What was the genesis for “Detours On The Way To Nothing”?
I usually start writing stories with an idea, instead of an image, but for this one, it just started with an image. I was sitting at my grandmother’s table at about one a.m. at night, listening to meditation music with my earphones in, and trying to write something pretty and short.
I didn’t have any idea where I was going. There was just something about a girl with feathers for hair. I kept writing about her as “the girl with feathered hair” until I realized what that actually meant. (It looks like I kept the phrasing in once anyway.)
I often default to writing in first person talking to “you” if I’m not thinking about it too carefully. It comes very naturally to me. Then the question becomes trying to figure out who “I” is, who “you” is, and why “I” needs to address “you.” Usually, as I write, I figure that out, and then I know what the story is about and how it can proceed and end. That was definitely the case with this one.
Why Brooklyn as the setting for “Detours”?
I realize this isn’t the most inspiring answer, but I set it there because I had just been there. I wrote the story as an unfolding series of images, and those were the ones ready to tap.
A friend of mine lived in a neighborhood similar to the one I was describing, and I’d spent several nights walking around it, in his company, and staying overnight in his single room, on his couch. He loved his neighborhood so much, and it was impossible not to fall in love with it a bit, too.
It was very different from the places I had lived all my life, not only the suburbia in which I was born and raised, but also different from the more rundown places as well. In San Jose, poor areas don’t look like decaying skyscrapers. It has a very different appearance, smell, and texture.
How does the subplot of Christina and The Man She Should Have Loved Less underpin the main arc of “Detours”?
I feel like the gist of this interview is, “It turns out I really didn’t know what I was doing!” It’s funny because most of my stories are very planned and meticulous, and this one just wasn’t written the same way.
Also, it’s been a few years now, so I’ve got to go back and look and then try to reconstruct my thought process from the time.
I stole the story of the man throwing bottles at the window, looking for a girl who didn’t live there anymore, from that same friend I mentioned earlier. I still feel a little guilty about that. (Sorry, friend.)
I think, for me, those two people were actually in love, and thus very much the opposite of what is going on between “I” and “you.” They’re grounded in themselves, their senses, and their senses of self are vital to that. They aren’t two ciphers, trying to get an archetypal thing from each other (a fantasy, a means to an end). They’re concrete people, who loved each other’s specifics and imperfections.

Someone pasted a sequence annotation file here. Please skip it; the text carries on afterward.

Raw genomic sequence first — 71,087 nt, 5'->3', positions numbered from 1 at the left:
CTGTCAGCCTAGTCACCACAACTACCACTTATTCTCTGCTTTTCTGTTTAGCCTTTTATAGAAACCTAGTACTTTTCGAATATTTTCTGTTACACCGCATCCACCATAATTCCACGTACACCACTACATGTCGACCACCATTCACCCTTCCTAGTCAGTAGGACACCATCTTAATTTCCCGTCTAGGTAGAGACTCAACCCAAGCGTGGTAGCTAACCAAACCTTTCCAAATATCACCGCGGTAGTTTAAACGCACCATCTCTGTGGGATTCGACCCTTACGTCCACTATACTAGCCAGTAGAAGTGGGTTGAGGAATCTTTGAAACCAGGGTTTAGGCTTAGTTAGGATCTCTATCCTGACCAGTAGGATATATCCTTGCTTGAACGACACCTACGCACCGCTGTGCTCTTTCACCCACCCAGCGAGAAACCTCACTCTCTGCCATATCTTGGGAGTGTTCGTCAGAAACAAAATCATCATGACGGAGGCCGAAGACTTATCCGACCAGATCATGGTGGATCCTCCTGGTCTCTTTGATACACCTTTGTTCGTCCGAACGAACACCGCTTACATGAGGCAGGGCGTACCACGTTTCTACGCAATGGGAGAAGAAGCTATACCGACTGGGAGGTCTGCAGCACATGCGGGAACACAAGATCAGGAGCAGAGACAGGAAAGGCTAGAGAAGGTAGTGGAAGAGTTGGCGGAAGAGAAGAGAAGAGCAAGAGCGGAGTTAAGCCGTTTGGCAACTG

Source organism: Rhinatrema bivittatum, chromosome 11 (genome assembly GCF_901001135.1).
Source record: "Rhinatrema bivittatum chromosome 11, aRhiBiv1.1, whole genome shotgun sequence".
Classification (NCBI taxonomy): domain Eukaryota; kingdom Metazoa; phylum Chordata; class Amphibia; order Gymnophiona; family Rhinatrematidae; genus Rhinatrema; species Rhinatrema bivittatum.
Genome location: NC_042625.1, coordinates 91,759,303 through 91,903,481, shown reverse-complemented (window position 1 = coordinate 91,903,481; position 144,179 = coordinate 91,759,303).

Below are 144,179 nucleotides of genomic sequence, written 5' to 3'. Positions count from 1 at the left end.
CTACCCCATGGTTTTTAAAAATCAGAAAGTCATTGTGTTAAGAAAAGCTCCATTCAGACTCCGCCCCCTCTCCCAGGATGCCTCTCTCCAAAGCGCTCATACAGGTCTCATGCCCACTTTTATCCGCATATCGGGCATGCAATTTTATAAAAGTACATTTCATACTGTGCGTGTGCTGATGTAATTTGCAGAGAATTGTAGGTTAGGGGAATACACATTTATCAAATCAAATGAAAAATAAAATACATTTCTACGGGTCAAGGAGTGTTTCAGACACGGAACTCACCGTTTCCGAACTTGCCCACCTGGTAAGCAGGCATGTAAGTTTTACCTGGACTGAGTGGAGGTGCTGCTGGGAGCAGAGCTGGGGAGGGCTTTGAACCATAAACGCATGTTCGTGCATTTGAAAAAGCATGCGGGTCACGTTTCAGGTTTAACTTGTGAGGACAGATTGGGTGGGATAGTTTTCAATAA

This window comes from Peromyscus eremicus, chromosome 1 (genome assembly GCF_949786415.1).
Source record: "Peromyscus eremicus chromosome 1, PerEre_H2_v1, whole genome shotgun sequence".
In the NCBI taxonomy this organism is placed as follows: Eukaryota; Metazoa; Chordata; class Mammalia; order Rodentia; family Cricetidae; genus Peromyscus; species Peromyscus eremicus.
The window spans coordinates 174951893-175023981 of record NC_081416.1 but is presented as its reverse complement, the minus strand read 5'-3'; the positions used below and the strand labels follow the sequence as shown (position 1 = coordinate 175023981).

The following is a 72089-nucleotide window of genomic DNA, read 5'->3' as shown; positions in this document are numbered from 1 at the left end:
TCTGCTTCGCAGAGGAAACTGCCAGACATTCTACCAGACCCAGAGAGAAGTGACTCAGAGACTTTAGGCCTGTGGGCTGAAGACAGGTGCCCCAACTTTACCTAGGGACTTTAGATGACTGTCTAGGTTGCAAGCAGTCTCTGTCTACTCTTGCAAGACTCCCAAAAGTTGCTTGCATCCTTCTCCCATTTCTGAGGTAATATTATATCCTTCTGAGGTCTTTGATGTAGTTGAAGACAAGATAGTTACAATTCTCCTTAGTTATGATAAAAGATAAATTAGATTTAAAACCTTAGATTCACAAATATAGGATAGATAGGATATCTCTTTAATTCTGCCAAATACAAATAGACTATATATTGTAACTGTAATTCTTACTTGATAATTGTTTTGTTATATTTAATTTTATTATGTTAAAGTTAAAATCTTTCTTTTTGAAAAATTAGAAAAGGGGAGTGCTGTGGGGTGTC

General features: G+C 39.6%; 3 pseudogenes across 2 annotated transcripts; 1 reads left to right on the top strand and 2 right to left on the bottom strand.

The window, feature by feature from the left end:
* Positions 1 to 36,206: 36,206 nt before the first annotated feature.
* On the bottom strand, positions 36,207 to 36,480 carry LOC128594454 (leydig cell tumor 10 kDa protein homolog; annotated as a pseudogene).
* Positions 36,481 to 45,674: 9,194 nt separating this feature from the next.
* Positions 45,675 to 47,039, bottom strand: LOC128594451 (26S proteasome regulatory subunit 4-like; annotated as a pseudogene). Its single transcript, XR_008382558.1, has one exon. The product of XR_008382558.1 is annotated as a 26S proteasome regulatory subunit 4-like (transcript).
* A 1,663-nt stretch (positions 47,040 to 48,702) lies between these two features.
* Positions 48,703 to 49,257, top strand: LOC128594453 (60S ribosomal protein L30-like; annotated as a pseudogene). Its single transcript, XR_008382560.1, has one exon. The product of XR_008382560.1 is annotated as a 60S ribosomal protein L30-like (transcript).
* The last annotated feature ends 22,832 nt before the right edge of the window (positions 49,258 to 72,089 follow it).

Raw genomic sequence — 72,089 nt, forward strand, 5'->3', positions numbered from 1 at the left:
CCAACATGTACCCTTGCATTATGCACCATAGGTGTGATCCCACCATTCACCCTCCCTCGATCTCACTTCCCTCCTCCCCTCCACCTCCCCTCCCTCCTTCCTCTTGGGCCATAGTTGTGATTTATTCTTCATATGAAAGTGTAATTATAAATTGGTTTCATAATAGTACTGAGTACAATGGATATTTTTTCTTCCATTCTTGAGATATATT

That’s what the girl with feathered hair is giving up at the end of the story. By the time the story begins, she’s already stopped looking for someone to love her as a person; that’s part of her desire to lose her sense of self. But it’s these events that allow her to realize what that really means, as she makes love distantly to this man who becomes obsessed with her sheerly because of a role she’s playing for him, which has nothing to do with what she actually is, in contrast to these other two, real people who had real, specific love.
But their love is gone, too. Because everything goes. Even Christina acknowledges that she should have loved this man less. And something about seeing that allows the girl with feathers for hair to let her vestigial desire go, too.
The protagonist’s goal is to lose the trappings of self and s/he pursues this through the embodiment of the desires of others. What is the detour in this story?
Well, I think from her perspective, any experience she has is a detour. Any time she dwells in a moment, feels her own sense of self inside it, that’s a moment when she isn’t becoming nothing.
Any news or projects you want to tell us about?
My second short story collection, How the World Became Quiet: Myths from the Past, Present and Future, came out a couple of months ago from Subterranean Press. It’s my first full-length collection, and it has a gorgeous illustration from Shaun Tan. It’s got a lot of my best work in it.
Also, I’m honored to be editing reprints for Lightspeed’s upcoming issue, Women Destroy Science Fiction. I can’t wait to put out some great fiction, and I hope the readers will enjoy it as much as I will.
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